Sunday, June 26, 2022

U2 frontman Bono has revealed he has a half-brother he did not know about until he was an adult.

The Irish singer told BBC Radio’s Desert Island Discs that he discovered in 2000 that his father Bob Hewson had an extramarital affair with a woman “who was part of the family”.

He said this affair produced “another brother whom I love and adore that I didn’t know I had — or maybe I did.”

In the interview with Lauren Laverne, which will air on Sunday, Bono said the affair and his half-brother were kept a secret from his mother, who died when he was 14, and the rest of the family. “Nobody knew,” he said.

The singer, whose real name is Paul Hewson, said he had a “complicated relationship” growing up with his father, who died in 2001, but he has since made peace with the situation.

“My father was obviously going through a lot. But partly his head was elsewhere because his heart was elsewhere. So I think that was part of the problem I was probably picking up as a kid,” he said during the 40-minute interview.

“It’s a very close family, and I could tell that my father had a deep friendship with this gorgeous woman who was part of the family and then they had a child, and this was all kept secret.”

Bono said he talked to his father about the affair before his death, in August 2001, from cancer.

“I asked him did he love my mother, and he said yes. I said: ‘How could this happen?’ He said ‘It can’ and that he was trying to put it right. He was trying to do the right thing.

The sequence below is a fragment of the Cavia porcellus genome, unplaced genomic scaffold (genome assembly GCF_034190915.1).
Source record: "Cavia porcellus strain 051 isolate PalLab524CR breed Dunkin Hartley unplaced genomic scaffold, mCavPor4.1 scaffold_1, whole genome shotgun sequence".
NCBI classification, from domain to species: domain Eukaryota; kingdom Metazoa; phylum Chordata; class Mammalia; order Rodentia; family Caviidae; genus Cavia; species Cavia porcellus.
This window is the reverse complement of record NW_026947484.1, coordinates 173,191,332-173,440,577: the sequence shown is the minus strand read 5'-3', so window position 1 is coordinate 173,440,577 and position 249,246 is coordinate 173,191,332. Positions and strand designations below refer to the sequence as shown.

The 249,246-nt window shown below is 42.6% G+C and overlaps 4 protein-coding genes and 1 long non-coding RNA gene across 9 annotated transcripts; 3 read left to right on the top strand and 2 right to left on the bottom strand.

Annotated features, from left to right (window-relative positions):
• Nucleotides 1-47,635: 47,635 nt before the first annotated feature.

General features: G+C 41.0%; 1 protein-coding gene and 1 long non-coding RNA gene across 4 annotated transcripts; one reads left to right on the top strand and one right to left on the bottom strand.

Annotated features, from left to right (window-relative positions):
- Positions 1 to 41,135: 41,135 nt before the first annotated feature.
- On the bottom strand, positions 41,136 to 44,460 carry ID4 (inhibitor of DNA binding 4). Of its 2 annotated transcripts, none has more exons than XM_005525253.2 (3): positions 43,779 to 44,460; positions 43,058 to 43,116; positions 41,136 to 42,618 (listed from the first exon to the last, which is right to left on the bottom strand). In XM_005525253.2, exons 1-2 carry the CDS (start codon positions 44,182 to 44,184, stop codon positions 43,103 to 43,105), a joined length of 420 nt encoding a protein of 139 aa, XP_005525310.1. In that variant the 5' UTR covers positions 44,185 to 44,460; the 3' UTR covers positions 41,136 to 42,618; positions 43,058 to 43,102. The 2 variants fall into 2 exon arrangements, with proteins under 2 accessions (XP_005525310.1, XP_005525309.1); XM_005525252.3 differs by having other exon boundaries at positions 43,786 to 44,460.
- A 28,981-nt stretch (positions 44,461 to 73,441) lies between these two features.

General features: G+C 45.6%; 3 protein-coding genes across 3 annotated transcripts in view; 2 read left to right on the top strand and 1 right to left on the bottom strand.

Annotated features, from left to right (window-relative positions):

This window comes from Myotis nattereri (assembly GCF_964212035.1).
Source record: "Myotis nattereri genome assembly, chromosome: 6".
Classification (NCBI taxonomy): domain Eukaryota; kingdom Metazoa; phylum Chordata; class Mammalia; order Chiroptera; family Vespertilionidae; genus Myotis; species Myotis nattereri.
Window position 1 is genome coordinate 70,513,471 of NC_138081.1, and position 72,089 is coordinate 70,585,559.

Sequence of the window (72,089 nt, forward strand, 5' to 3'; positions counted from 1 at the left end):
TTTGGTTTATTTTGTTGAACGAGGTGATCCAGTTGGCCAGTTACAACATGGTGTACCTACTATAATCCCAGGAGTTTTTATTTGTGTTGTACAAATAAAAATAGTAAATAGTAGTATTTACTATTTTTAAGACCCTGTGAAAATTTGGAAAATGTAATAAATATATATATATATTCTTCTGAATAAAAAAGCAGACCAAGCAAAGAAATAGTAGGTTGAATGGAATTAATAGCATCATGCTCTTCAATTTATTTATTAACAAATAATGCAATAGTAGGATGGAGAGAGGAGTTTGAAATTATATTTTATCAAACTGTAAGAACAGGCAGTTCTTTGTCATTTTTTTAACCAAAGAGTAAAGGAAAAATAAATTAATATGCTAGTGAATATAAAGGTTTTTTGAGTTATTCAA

“He wasn’t apologising. He was just stating these are the facts, and I’m at peace with it,” he said.

The singer said he apologised to his father after his death during a visit to a chapel in France. “There was nobody there. I lit a candle and I got on my knees and I just said, ‘Look, I’m sorry I wasn’t there for you. You went through a lot, and please forgive me.’ And I felt free.”

U2 tensions

The star, known for campaigning against poverty and supporting those with HIV/Aids, also spoke about how his activism caused tensions within U2.

He said: “It was very difficult for the band to see me in certain company, it was excruciating for them, but they gave me their blessing.

“They believed it was the right thing to do if we could get certain things across the line.”

In the programme, during which stars choose eight tracks, a book and a luxury item to take with them to a desert island, the singer spoke about the first U2 performance and defended the decision to move some of the band’s business activities to the Netherland.

The programme was recorded before Laverne’s mother Celia died on Friday.

Desert Island Discs will be on Radio 4 at 11.15am on Sunday and on BBC Sounds.

-Additional reporting by Press Association.

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